Fever Symptoms in Childhood Illnesses

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Fever, a temperature that is at or above 100.4 F is one of the more common symptoms of childhood illnesses. 

It is also one of the symptoms that tend to worry parents the most. In fact, there is even a term to describe how parents sometimes overreact to a child's fever: fever phobia.

But some level of concern is warranted because fevers can sometimes signal a serious problem that needs immediate medical attention. So if your child ever gets a fever of 100.4 Fahrenheit or higher, definitely call the pediatrician to figure out what next steps you should take. 

Fever Symptoms

Most children feel sick when they have fevers, especially when they have fevers that spike really high. This is often due to some of the secondary fever symptoms that they may have, such as:

  • chills
  • shivering
  • headaches
  • irritability
  • muscle aches
  • hallucinations
  • sweating

Fevers in younger children may also trigger febrile seizures. (Febrile seizures are seizures that are brought on, specifically, by fevers. They are different from epileptic seizures.) Although scary for parents, febrile seizures are usually not serious. They tend to occur in young children, during a viral illness in which a fever spikes all of a sudden.

Treating Fever Symptoms

Treatment of a fever can include using an over-the-counter fever reducer, including products that contain acetaminophen (Tylenol) or ibuprofen (Motrin or Advil). Always talk to your child's pediatrician before giving your little one any type of medication. Ask which type of drug might help the most and what the appropriate dosage is for your kid's age. 

Keep in mind: If your child has an infection that's causing a fever, using a fever reducer will not help them get better any faster, but it will probably make your kid feel better. (So if your child has only a low-grade fever, feels fine, and isn't acting any differently, then you may not need to treat the fever.)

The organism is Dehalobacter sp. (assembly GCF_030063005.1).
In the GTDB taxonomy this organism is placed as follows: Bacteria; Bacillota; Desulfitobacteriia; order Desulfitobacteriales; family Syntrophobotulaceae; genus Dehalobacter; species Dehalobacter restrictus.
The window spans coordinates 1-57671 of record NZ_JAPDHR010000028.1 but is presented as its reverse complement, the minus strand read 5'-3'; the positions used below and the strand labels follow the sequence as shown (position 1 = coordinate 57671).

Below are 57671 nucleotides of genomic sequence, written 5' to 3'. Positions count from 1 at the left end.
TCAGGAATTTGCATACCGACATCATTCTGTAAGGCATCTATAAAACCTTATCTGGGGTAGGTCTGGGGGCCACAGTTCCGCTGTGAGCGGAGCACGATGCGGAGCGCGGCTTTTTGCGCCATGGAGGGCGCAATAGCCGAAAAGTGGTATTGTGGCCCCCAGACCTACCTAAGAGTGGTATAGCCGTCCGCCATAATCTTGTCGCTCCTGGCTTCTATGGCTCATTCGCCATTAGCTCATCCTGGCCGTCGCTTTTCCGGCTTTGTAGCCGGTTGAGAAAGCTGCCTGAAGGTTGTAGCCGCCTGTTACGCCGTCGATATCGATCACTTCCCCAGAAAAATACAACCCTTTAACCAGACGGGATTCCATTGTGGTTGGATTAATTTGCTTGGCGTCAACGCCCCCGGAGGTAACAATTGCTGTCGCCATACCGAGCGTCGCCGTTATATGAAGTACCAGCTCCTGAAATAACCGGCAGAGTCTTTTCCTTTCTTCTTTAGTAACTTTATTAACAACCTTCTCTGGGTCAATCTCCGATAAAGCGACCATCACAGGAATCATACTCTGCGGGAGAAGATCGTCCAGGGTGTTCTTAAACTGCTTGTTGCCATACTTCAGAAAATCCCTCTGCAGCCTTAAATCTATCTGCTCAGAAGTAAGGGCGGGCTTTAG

Give your child a lot of fluids—such as glasses of water or drinks that contain electrolytes—when he or she has a fever so that he or she does not get dehydrated. 

Other Fever Symptoms

In addition to secondary fever symptoms, which typically go away as you are able to reduce your child's fever, other symptoms that accompany your child's fever may help you to figure out what is causing the fever.

These symptoms (and the potential reasons for them) include:

  • an earache = an ear infection
  • a sore throat = strep throat, mono, or other viral infections
  • a runny nose = a cold or sinus infection
  • a dry cough, runny nose, muscle aches, and high fever = flu symptoms
  • a cough and trouble breathing = pneumonia
  • generalized rash after the fever breaks = roseola
  • seal bark cough = croup
  • a sore throat and a sandpaper rash = scarlet fever
  • dysuria (pain with urination) = urinary tract infection

Treatment of these symptoms will depend on the underlying cause, like antibiotics for strep throat (which is caused by a bacterial infection), and time and rest for a cold.

Of course, kids don't always have classic pediatric symptoms. For example, they can sometimes have earaches without having ear infections when they have colds, sore throats, or even when they are teething.

Plus, infections aren't the only causes of fever. Children with prolonged fever may have more mysterious symptoms, such as skin rashes, diarrhea, weight loss, or night sweats. And the symptoms might be caused by conditions like juvenile rheumatoid arthritis, inflammatory bowel disease, or even reactions to medications.

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